The Learjet 23, the brainchild of brilliant engineer and inventor Bill Lear, was the first purpose-built business jet and was responsible for establishing the modern business aviation sector as we know it today. 101 Learjet 23s were manufactured throughout the course of its two-year manufacturing run (1964–1966), and it served as the prototype for 30 years, for further Learjet models, including the now-famous Learjet 24, Learjet 31, and Learjet 35.

The globe raced to create a locally made fighter plane after World War Two. Because both the British and the Germans had built their own fighter jets during the conflict, they were able to use them in battle—often with lethal results. Other nations, like Switzerland, were also working on constructing their own fighter jets, despite the US and Soviet Union leading this worldwide scramble because they didn’t want to depend on British-made fighters or lose their domestic aircraft manufacturing sectors.

The P-16 is a single-seat, high-speed jet interceptor that was first developed by the Swiss aircraft manufacturer Flug- und Fahrzeugwerke Altenrhein (FFA) in 1947. FFA sent the design to the Swiss Air Force for approval once it was finished in 1952. Intrigued, the high brass of the Swiss Air Force placed an order for two prototypes, and the first one took to the skies on April 35, 1955. Despite both prototypes making a total of 332 flights, the second prototype becoming the only Swiss-built aircraft to break the sound barrier, and the Swiss Air Force ordering 100 P-16s, the project was abandoned due to the crashes of the two prototypes.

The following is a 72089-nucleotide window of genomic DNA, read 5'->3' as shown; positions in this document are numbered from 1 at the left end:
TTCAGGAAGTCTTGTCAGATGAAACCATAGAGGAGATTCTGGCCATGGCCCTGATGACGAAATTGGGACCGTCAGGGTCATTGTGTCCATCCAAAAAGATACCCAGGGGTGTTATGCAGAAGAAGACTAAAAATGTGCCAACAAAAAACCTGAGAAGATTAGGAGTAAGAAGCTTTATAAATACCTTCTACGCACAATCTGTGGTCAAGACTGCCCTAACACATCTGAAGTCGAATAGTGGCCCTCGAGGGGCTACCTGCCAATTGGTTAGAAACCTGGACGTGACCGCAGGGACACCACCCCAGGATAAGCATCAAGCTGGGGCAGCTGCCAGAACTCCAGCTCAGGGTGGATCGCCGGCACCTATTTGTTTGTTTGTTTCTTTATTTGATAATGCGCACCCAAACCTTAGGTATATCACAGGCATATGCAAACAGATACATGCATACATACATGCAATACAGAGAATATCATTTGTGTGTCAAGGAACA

The Swiss Air Force acquired British-made Hawker Hunters in its place. Their purchase of Hawker Hunters and the cancellation of their contract, however, did not deter FFA. Instead, in an effort to find a foreign buyer, they decided to keep the initiative running as a private business. FFA asked an American engineer named Bill Lear to evaluate their aircraft and offer suggestions in an effort to make the P-16 more appealing to global purchasers. 

Bill Lear founded the Swiss American Aircraft Corporation (SAAC) in 1962 to create a jet-powered corporate/VIP transport aircraft, using the failed FFA P-16 ground attack fighter as the basis. The first aircraft, the Lear Jet 23, first flew on October 7, 1963, and went public in 1964, causing a frenzy on Wall Street.

Despite Bill’s assistance in improving the design, no customer for the P-16 materialized, and FFA formally ended the project in 1961. FFA saw failure whereas Bill saw an opportunity. Lear began work on building a corporate transport that included features of the P-16’s design after establishing the Swiss American Aviation Corporation (SAAC), hiring several of the engineers responsible for the P-16, and hiring the overthrown King Michael I of Romania as a test pilot.

Any size of aircraft development has never been inexpensive, but over the past 30 years, expenses have risen tremendously as a result of laws like the FAA’s new safety criteria and employee salary increases. As a result, the time it takes to construct an aircraft and the amount of money it costs have both increased. This has forced aircraft makers to repeatedly re-engineer their designs. The cost of these expensive new technologies, including Computer Assisted Design (CAD), has increased the annual salary expense for aircraft manufacturers regardless of their advancement. Learjet built off the framework of previous jets to reduce development costs and training costs, but this ultimately doomed the company.